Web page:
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I'm making a 2d game involving drawing huge numbers of overlapping quads to the screen. What goes in front of what doesn't really matter.

If I draw each of my quads with z values from 0 upwards and have glDepthFunc(GL_LESS) set I get quite a nice speed boost as you would expect. This is to avoid having to draw quads which are either totally hidden or partially hidden behind other quads. So I draw the quads using something like:

float small = (float(1)/1000000);
for (int iii = 0; iii < 100000; iii++) {
    freeSpace = bullets[iii]->draw(opengl, freeSpace, iii*small);
}

However as I don't use the z value for actual depth it seems like I should be able to just go:

for (int iii = 0; iii < 100000; iii++) {
    freeSpace = bullets[iii]->draw(opengl, freeSpace, 0.0f);
}

Or just code the z value of 0.0f into the shader. (the 3rd argument is the z value and ends up being set to gl_position in the shader unchanged.)

The strange thing is that the second method (where I set the z value to 0.0f everytime), ends up getting almost less than half the framerate of the former.

Why is this? They both use glDepthFunc(GL_LESS) and

glClear(GL_COLOR_BUFFER_BIT|GL_DEPTH_BUFFER_BIT);
glDrawArrays(GL_TRIANGLES, 0, 100000*(2*3));

Just the same. I would think that if any setting the z to 0.0f each time would be faster. Why is it not?

share|improve this question
    
what value do you clear the depth buffer to? – Roger Allen Feb 19 '13 at 4:07
    
No, but it is less than 1 (which is what the depth buffer is cleared to). So the idea is that each pixel only gets written to once. I can use GL_LEQUAL, it still has terrible performance (amount the same as GL_LESS). My aim is to try to have the depth buffer only let each pixel be drawn to once so as to reduce the fill rate requirement. – Ellipsis Feb 19 '13 at 4:08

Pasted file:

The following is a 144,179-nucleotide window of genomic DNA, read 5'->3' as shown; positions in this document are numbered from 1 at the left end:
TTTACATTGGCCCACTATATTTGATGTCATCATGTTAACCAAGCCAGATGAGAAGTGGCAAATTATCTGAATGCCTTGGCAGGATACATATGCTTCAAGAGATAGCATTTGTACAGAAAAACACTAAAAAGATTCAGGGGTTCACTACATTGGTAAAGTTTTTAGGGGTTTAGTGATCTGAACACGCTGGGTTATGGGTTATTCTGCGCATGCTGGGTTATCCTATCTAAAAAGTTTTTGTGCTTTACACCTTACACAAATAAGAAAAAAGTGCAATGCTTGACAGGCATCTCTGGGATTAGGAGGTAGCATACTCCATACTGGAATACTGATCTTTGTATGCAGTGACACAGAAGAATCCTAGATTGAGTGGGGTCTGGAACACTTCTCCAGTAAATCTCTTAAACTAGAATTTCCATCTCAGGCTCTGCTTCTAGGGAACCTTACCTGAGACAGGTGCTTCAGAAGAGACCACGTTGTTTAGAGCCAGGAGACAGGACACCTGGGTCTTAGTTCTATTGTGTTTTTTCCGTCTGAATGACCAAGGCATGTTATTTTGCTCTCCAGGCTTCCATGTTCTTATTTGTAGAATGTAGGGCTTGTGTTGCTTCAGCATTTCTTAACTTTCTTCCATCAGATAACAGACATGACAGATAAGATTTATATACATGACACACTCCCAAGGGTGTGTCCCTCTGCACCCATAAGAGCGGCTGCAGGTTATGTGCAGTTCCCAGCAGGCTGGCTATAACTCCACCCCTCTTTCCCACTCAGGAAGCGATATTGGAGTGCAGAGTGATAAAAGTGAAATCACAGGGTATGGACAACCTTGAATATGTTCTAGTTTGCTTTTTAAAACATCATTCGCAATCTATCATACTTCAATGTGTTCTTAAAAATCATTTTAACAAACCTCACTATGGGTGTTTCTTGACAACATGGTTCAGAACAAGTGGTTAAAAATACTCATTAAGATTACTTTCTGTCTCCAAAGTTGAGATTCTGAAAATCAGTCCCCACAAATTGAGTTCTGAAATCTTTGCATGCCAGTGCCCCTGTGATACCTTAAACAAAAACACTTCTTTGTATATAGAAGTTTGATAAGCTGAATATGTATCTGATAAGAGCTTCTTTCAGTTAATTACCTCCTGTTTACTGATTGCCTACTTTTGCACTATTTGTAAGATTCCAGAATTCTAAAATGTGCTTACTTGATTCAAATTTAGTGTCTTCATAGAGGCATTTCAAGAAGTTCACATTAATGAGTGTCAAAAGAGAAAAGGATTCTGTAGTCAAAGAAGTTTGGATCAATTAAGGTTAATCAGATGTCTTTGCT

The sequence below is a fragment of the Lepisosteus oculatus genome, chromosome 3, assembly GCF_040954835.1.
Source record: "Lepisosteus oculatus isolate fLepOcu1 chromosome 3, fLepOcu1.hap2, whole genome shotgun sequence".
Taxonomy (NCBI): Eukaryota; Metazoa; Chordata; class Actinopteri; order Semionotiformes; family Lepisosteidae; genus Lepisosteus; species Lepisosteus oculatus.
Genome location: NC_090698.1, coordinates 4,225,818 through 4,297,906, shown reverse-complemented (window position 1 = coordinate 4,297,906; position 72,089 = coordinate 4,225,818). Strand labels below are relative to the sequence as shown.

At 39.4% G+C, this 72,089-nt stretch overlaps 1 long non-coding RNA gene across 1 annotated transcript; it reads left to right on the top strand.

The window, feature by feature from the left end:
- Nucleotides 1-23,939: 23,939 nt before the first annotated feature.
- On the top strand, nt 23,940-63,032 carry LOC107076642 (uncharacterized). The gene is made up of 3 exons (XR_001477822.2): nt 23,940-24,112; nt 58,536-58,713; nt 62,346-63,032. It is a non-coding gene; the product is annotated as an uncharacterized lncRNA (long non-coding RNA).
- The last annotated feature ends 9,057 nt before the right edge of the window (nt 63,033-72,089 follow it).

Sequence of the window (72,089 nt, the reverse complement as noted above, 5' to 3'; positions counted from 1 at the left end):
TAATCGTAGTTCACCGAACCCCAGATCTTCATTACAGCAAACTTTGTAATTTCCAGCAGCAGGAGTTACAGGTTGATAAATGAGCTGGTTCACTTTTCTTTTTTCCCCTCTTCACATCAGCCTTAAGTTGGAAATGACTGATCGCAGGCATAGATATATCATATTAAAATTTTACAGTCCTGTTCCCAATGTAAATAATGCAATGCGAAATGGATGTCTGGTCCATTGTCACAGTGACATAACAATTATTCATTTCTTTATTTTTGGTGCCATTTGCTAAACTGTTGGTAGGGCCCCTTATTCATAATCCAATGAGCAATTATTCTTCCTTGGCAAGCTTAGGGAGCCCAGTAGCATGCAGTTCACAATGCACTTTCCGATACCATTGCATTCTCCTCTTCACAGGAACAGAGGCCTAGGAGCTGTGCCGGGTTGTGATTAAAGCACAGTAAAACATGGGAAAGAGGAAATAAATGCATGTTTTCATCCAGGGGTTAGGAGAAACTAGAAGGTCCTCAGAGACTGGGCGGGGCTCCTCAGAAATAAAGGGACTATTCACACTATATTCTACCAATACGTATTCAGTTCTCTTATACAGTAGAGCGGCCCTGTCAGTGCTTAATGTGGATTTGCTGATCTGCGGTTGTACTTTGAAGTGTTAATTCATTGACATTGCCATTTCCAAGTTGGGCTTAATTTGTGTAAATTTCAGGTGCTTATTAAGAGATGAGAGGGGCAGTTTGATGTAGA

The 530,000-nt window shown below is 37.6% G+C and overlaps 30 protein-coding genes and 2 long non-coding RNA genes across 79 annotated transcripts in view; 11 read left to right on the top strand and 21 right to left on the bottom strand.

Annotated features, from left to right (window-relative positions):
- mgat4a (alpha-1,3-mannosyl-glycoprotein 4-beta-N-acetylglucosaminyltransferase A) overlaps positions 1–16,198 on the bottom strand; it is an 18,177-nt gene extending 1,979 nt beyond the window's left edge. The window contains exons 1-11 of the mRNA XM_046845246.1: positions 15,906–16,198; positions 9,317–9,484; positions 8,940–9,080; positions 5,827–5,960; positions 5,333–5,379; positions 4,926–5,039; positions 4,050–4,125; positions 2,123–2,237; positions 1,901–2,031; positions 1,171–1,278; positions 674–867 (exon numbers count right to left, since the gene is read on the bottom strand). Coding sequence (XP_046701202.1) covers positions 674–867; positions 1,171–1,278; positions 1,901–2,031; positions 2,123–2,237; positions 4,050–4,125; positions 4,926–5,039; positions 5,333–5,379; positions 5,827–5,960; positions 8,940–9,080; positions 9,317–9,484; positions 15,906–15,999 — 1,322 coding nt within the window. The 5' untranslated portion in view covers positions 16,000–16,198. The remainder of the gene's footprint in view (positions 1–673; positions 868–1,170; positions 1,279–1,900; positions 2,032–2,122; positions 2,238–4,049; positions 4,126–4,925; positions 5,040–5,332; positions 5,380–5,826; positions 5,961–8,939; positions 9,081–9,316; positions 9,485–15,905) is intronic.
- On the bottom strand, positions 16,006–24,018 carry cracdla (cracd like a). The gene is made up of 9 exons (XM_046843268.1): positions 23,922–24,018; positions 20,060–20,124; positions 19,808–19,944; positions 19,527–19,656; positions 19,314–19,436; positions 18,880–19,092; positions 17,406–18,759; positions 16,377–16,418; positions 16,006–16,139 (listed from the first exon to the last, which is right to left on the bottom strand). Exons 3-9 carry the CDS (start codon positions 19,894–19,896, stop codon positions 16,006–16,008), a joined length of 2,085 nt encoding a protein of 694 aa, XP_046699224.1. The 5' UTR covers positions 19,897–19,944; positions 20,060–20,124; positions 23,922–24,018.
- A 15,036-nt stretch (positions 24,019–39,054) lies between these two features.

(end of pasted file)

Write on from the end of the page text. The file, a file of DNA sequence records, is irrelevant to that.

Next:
The depth buffer clears to the default value (I never change it). So it will clear to 1.0f I believe. – Ellipsis Feb 19 '13 at 4:33
up vote 3 down vote accepted

I'm not positive, but my speculation is that the small delta in z values between primitives allows the zcull hardware to work. This will cull out the fragments before they get to the fragment shader. Besides avoiding the fragment shader work, this culling can happen at a faster rate than normal z-testing when the fragment makes it to the depth buffer test.

share|improve this answer
    
Ah, thank you. That sounds possible. I'm discarding in the fragment shader so I believe early zcull is not possible. However normal culling probably does take place. It is strange that it does not happen when the points have the and z value? How could I work around this? My current method seems convoluted. Should I be using the stencil buffer instead or have the vertex shader generate the z values somehow? Anyway, thanks for the reply. – Ellipsis Feb 19 '13 at 4:28
    
Oh yes, if you are killing off fragments in the fragment shader, the zcull hardware cannot be used and this also can impact other z-testing performance improvements. If you can avoid doing that fragment shader kill you might find a significant perf improvement. – Roger Allen Feb 19 '13 at 4:44
    
I have to draw circles to the screen, because of this it seems unavoidable. I'm drawing circles textured onto quads and ether I have to turn blending on which causes slowdown or discard all pixels with an alpha value of 0 in the fragment shader. Is there another (better) way? Am I right in thinking that some kind of zculling is still going on even though I'm discarding in the fragment shader? – Ellipsis Feb 19 '13 at 4:58
    
I think the basic answer is -- it's complicated, so there isn't a simple answer. You're exploring parts of the pipeline that different chips will accelerate and optimize differently. It sounds like you generally have a good idea of what should be happening in the graphics pipe. I'd suggest just trying out your ideas and exploring the design space to see what works best on your card. – Roger Allen Feb 20 '13 at 4:32

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